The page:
I’d like to leave you with what I feel is the most important piece of all–the personal connections we make as we travel this road of life. Throughout these last six months, I have seen the power of the connections in our community, and among our staff, employees, and clients to do great things. It is an adventure to build and grow HCC, but more than that, as Bear Grylls once said, “Adventure has always been to me the connections and bonds you create with people when you’re there.”  It is my continued hope that HCC can be there with you to continue to make those connections.


Jim Hart

Hart Healthy Challenge Grand Finale!

Hart Healthy Challenge Grand Finale!

We have successfully completed our 2017  Hart Healthy Month and our Hartians all did a phenomenal job of becoming more aware of their day-to-day activities and eating habits.

 As was expected, some people were able to do more than others, but the point is to start somewhere, even if that somewhere is contemplation and awareness.  The funny thing is… that advice applies to all parts of life!  Then the next step is finding one small thing to do differently that you can manage to fit into your life and doing it!

Activities for the month were entered as separate tickets into a lottery pool, with more activities logged equaling more tickets in the lottery.  At the end of the month, two names were drawn from a hat to win a $250 Fitness Toolkit.  Our winners were:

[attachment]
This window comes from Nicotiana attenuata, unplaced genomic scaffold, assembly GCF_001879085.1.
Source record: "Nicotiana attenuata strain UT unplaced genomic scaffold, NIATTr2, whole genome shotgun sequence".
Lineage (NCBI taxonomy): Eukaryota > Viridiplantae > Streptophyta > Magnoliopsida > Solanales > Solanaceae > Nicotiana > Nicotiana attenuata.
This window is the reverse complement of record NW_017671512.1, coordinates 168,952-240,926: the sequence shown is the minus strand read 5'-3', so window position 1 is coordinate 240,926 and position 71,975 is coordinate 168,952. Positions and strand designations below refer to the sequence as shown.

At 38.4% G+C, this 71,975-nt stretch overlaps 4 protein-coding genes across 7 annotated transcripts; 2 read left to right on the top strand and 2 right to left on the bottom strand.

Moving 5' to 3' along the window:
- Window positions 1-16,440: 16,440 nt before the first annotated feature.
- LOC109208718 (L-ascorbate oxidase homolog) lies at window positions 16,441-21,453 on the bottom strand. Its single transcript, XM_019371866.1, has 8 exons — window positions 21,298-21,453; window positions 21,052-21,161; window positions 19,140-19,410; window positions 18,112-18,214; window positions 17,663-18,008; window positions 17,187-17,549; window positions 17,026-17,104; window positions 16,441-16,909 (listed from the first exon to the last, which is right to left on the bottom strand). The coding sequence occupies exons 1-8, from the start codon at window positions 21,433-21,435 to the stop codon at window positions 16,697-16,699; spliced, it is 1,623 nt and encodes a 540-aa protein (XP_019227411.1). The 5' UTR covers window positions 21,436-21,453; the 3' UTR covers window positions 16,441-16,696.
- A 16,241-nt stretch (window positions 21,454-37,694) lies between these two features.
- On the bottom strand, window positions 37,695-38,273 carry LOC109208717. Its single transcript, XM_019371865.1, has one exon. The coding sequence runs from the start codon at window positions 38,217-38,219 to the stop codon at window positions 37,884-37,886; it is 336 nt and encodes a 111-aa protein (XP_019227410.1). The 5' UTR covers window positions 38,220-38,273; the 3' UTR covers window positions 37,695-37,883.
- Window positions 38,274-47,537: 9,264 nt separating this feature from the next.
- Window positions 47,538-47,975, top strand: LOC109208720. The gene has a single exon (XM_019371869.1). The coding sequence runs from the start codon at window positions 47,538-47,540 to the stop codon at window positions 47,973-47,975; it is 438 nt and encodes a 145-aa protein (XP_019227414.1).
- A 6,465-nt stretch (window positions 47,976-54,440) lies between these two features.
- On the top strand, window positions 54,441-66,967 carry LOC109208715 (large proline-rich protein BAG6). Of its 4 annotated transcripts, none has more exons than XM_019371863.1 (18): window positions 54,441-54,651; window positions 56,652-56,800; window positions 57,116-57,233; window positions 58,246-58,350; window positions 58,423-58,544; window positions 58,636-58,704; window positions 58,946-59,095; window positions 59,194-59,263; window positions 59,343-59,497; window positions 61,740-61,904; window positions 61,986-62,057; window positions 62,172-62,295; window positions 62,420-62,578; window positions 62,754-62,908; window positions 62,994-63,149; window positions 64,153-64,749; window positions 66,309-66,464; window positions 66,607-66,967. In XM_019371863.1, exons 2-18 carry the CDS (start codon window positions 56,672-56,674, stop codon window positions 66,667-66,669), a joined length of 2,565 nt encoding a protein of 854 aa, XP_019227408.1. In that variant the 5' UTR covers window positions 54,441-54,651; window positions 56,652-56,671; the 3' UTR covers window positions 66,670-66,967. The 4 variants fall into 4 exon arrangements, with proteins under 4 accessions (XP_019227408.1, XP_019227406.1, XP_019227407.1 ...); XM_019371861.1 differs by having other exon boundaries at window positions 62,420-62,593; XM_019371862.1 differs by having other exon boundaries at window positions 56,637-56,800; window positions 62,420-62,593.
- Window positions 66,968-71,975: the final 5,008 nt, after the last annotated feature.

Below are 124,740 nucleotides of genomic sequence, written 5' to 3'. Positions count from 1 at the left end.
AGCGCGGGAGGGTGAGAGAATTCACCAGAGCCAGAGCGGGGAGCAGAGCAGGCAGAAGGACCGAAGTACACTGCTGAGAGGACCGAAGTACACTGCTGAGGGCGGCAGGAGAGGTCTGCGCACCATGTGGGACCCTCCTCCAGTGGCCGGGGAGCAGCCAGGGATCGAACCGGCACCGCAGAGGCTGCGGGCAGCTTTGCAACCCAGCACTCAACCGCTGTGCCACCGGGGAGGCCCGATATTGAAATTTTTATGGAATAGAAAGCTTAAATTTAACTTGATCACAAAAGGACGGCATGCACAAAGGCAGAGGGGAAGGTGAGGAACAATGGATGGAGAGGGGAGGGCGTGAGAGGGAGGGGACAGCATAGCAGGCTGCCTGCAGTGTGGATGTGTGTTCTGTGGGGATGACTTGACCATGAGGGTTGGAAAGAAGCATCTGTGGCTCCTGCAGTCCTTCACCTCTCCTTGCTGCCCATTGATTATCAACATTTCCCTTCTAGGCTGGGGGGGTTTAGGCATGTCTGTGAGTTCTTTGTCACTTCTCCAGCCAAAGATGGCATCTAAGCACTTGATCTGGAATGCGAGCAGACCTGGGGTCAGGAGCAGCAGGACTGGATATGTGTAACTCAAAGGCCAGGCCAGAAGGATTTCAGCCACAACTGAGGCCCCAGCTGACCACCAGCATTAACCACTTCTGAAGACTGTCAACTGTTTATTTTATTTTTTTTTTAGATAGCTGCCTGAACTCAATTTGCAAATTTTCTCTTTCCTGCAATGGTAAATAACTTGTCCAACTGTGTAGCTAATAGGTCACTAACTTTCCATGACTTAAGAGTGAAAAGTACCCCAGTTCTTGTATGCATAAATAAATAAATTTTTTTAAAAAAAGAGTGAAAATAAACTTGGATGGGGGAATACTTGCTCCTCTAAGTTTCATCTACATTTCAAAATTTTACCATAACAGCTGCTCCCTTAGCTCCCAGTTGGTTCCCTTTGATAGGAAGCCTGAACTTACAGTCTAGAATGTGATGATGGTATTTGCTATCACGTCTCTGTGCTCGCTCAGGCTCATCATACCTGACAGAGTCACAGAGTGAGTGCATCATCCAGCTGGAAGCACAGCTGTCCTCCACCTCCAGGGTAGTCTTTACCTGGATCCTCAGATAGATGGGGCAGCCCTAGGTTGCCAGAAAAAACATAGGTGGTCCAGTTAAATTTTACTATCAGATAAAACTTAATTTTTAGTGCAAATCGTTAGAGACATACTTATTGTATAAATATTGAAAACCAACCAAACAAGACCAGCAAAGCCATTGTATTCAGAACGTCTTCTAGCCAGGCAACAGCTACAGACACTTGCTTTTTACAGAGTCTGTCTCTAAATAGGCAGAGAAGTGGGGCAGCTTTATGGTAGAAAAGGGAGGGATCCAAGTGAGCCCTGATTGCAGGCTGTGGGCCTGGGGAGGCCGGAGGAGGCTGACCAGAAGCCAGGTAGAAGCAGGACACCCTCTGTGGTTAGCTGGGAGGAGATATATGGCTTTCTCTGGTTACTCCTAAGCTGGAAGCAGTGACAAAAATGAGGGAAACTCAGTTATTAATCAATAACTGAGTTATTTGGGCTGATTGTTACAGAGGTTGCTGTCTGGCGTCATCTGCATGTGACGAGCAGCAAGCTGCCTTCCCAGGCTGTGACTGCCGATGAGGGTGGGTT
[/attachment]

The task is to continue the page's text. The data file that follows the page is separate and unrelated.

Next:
• Dan Beck, who said he’ buy a FitBit activity tracker and gym clothes as part of his fitness toolkit, and
  • Cheryl Calhoun, who said she might get a personal trainer with hers.

No matter what they decide to put in their toolkit, Congratulations to them both!

Some fun items that other Hartians said they would like in their dream fitness toolkits include:

  • Athletic shoes and clothes
  • Zumba!
  • TRX equipment
  • Yoga gear (mat, studio gift card)
  • Elliptical or rowing machine
  • Swimming accessories (goggles, fins, kickboard)
  • Words of encouragement
  • Extra time in the day
  • A clone 🙂

Above is a Grand Finale, in case you’re wondering.

So, now that our month long challenge is completed, we challenge our Hartians and all of you to continue to make small changes in your lifestyle.  To truly form a new habit, it takes on average 66 days according to a study in the European Journal of Social Psychology. Depending on the behavior you are trying to change, individual characteristics, and your circumstances, it could take anywhere between 18 and 254 days to ingrain a new habit in your life. 

This month was a great start, but think of lifestyle change as a long game.  Slow and steady improvements, patience, and time will get you to where you want to be!

Stay tuned to learn which charities HCC is donating to as part of our Hart Healthy Month!

Hart Clinical Consultants Contact page